But if the unbelieving depart, let him depart. A brother or a sister is not under bondage in such cases: but God hath called us to peace. -I Corinthians 7:15, KJV
As I was driving today, God brought to mind this verse from the Apostle Paul’s first letter to the Corinthians. It is the abandonment exception given in addition to the adultery/sexual infidelity exception for divorce found in Matthew 5:32 and 19:9. Something jumped out to me as I meditated on this verse.
It says NOTHING about asking the Christian spouse why the unbelieving spouse left!
All this verse instructs Christian spouses to do is to allow the unbelieving spouse to go. They are told that they are not in bondage in such cases of abandonment. They are to let the non-Christian spouse leave in peace. (Personally, I think it is ridiculous to argue that “not under bondage” means anything except free from the bonds of marriage and ergo, free to remarry a believing spouse.)
Back to the insight.
I love how consistent God is. He places the choice squarely upon the one making the decision–i.e. the abandoning, unbelieving spouse.
Let me explain: the Apostle Paul does not call for an investigation of the remaining, faithful spouse (i.e. to see if he was a “bad” husband or if she was a “bad” wife “causing” the abandonment) because God understands the remaining spouse did not make the decision to leave the marriage. A decision to leave a marriage, like a decision to commit adultery, is made by the one leaving (or cheating).* This is the consistent message found here:
We are only responsible for our own choices and actions.
Now, I believe we all can grow as better friends, family, and partners. Good therapy and spiritual counseling can help us in that regard. However, that is beside the point in this verse. It does not say that the believing spouse is free only if he/she has proven that they were not the cause of the abandonment through, say, their poor spousal skills.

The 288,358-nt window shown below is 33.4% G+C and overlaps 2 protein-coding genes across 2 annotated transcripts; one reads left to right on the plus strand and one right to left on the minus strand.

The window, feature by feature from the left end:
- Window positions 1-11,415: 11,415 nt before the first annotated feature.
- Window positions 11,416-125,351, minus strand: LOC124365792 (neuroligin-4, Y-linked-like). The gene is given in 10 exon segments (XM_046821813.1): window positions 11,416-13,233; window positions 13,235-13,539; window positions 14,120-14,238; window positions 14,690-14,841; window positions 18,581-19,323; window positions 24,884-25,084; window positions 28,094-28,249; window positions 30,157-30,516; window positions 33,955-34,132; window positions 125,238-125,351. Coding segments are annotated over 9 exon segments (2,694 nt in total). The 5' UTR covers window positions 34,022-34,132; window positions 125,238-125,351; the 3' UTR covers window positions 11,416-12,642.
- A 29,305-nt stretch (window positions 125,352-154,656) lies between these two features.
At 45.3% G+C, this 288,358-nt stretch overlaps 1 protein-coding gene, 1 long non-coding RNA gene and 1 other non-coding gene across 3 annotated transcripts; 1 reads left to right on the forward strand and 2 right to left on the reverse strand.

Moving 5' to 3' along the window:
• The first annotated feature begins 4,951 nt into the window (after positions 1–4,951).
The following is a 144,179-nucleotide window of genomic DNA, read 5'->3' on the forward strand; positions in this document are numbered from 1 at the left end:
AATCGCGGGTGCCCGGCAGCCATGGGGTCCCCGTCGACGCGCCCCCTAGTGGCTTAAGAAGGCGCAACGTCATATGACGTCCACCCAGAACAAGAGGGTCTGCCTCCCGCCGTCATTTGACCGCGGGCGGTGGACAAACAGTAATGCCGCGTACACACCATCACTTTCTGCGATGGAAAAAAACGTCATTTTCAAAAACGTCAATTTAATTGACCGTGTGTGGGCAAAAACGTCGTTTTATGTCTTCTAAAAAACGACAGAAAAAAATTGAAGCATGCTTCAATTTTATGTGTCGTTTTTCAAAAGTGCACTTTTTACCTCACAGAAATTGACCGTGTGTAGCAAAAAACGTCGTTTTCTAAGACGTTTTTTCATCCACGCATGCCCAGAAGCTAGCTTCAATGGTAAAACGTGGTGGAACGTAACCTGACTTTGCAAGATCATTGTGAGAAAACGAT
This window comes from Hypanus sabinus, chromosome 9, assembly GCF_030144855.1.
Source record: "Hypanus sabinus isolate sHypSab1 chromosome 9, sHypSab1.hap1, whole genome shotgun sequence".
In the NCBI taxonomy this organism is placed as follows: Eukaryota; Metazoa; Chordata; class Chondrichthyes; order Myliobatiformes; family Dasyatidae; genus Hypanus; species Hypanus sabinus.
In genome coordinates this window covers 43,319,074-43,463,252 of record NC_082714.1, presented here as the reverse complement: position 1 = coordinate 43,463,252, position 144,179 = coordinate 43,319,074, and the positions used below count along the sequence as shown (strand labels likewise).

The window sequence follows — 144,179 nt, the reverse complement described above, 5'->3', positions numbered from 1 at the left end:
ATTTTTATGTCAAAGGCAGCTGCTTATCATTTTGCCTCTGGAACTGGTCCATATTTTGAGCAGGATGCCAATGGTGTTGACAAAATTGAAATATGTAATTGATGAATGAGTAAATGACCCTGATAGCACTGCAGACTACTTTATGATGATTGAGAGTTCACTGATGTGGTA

All it says is that they are to let the unbelieving spouse depart in peace, and as such, they are free from their marital bonds.
It is an unqualified statement.
Perhaps, Christian leaders (we) ought to be more careful than to add our own “qualifications” to the freedom God gives to those who find themselves watching an unbelieving spouse walk away?
God has set them free.
Who are we to put them back in chains?
*I write this piece especially for those who have experienced abandonment on top of the trauma of adultery discovery. Sometimes, faithful spouse are not even given a choice about the divorce. They are just treated with contempt and dumped by the wicked, adulterous spouse. My point here is such a faithful spouse is certainly free to remarry as I read Scripture. They are not required to prove their worthiness to do so to anyone. It is good to heal up before making any major life decision–and I would always encourage that first–but the point is the faithful, abandoned spouse is truly free to marry (even if they choose not to do the healing work). Furthermore, to those making the choice to divorce after adultery, I think such a choice is empowering. You are making the choice, and it is for very sound, Biblical reasons–i.e. you will not tolerate adultery in your marriage. My point about it being your choice in that area stands: the divorcing spouse is making the choice (whether faithful or not). However, the faithful spouse has a sound, godly reason to explain why as opposed to an adulterous spouse who can only truthfully point to his/her own sinful heart in making such a choice.